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Publication numberUS5680724 A
Publication typeGrant
Application numberUS 08/757,808
Publication dateOct 28, 1997
Filing dateNov 27, 1996
Priority dateNov 27, 1996
Fee statusPaid
Also published asCA2269073A1, WO1998023908A1
Publication number08757808, 757808, US 5680724 A, US 5680724A, US-A-5680724, US5680724 A, US5680724A
InventorsWilliam H. Peterken
Original AssigneePeterken; William H.
Export CitationBiBTeX, EndNote, RefMan
External Links: USPTO, USPTO Assignment, Espacenet
Firearm safety and dry-fire device
US 5680724 A
Abstract
A cylindrical insert having a recess in one end and a notch disposed between either end of the cylindrical insert. The cylindrical insert is placed within a bolt carrier of a rifle or firearm. The recess is positioned to receiving the firing pin, preventing the cylindrical insert from contacting it. The notch is sized and positioned to receive the hammer, preventing it from impacting the firing pin when the trigger is pulled releasing the hammer. The insert, being placed within the bolt carrier, is not readily visible and effectively disables the rifle from being fired. This prevents the possibility of any accidental discharge or unauthorized use. A locking device may be attached to the insert preventing its unauthorized removal. The present invention is applicable to many different rifles or firearms and may also be used to safely dry-fire a firearm without damaging the firing pin, and requiring only limited movement of the bolt carrier to reset the hammer for dry-firing.
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Claims(20)
What is claimed is:
1. An insert for a firearm comprising:
a cylinder having a first and second end, said cylinder having a notch positioned between the first and second end to receive a hammer and a recess on one of the first and second ends of said cylinder, the recess positioned to receive a firing pin,
whereby when placed in a bolt carrier of the firearm the hammer is prevented from impacting the firing pin.
2. An insert as in claim 1 further comprising:
a stud extending from said cylinder.
3. An insert as in claim 1 further comprising:
a second recess on the other end of said first and second ends of said cylinder.
4. An insert as in claim 1 wherein:
the first and second ends are beveled.
5. An insert as in claim 1 wherein:
the first and second ends are tapered.
6. An insert as in claim 1 wherein:
the notch has a circular portion and a straight portion.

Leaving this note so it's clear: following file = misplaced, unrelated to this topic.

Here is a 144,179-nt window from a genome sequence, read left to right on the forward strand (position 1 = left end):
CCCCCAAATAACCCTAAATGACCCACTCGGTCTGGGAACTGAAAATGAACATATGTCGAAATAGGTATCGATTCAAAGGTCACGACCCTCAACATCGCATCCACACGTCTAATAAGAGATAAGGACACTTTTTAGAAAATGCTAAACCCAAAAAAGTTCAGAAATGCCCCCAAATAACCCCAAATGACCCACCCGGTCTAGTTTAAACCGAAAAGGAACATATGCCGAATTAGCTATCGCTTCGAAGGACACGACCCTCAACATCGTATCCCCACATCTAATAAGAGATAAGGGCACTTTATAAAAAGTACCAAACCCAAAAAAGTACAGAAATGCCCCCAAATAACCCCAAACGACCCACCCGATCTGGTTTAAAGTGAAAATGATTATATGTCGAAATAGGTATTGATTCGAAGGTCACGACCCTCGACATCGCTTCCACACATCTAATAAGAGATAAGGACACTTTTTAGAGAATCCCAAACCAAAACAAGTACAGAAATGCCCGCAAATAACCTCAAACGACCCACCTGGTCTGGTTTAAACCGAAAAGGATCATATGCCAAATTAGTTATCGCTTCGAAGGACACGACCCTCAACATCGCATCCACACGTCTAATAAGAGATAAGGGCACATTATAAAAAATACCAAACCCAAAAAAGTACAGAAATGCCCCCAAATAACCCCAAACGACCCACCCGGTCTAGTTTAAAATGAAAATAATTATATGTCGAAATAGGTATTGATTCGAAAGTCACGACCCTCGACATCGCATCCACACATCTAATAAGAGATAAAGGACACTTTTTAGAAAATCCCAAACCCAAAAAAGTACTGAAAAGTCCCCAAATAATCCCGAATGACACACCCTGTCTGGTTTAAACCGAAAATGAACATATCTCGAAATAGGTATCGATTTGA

7. An insert as in claim 1 further comprising:
lock means, attached to said cylinder, for locking the insert into the firearm whereby unauthorized removal is prevented.
8. An insert as in claim 1 further comprising:
a second stud extending from said cylinder.
9. An insert as in claim 1 wherein:
a stud is placed on a side common to said notch.
10. An insert as in claim 1 wherein:
the notch has a longitudinal length sufficient to permit movement of the hammer to strike said cylinder irrespective of the first or second end first inserted into the bolt carrier.
11. An insert as in claim 10 wherein:
a stud is placed adjacent the first end of said cylinder; and
a second stud is placed adjacent the second end of said cylinder.
12. A firearm having a safety device insert comprising:
a buttstock;
a receiver attached to said buttstock;
a bolt carrier reciprocating within said receiver, said bolt carrier having a bore;
a barrel; and
a cylindrical insert placed within the bore of said bolt carrier, said cylindrical insert having a first and second end and a notch positioned between the first and second end to receive a hammer, and a recess on one of the first and second end of said cylindrical insert, the recess positioned to receive a firing pin,
whereby when said cylindrical insert is placed in said bolt carrier of the firearm, the hammer is prevented from impacting the firing pin.
13. A firearm as in claim 12 further comprising:
a stud attached to said cylindrical insert.
14. A firearm as in claim 13 further comprising:
a locking device placed on said cylindrical insert, said locking device preventing unauthorized removal of said cylindrical insert.
15. An insert for a firearm comprising:
a cylinder, said cylinder sized to fit within a bore of a bolt carrier, said cylinder having a first end and a second end;
a first recess placed in the first end, said first recess having a position and a size to receive a firing pin;
a notch placed in said cylinder between the first end and the second end of said cylinder, said notch having a circular portion and a straight portion, the straight portion adapted to receive a hammer,
whereby when a trigger releases the hammer, the hammer is caused to strike the straight portion of the notch in said cylinder preventing the hammer from striking the firing pin.
16. An insert for a firearm as in claim 15 further comprising:
a second recess placed in the second end, said second recess having a position and a size to receive a firing pin.
17. An insert for a firearm as in claim 15 further comprising:
a stud extending from said cylinder on a side common to said notch.
18. An insert for a firearm as in claim 15 further comprising:
lock means, attached to said cylinder, for locking said cylinder within the bore of the bolt carrier preventing unauthorized removal of the insert.
19. An insert for a firearm as in claim 16 wherein:
the first end and the second end are beveled facilitating insertion of said cylinder into the bolt carrier.
20. An insert for a firearm as in claim 16 wherein: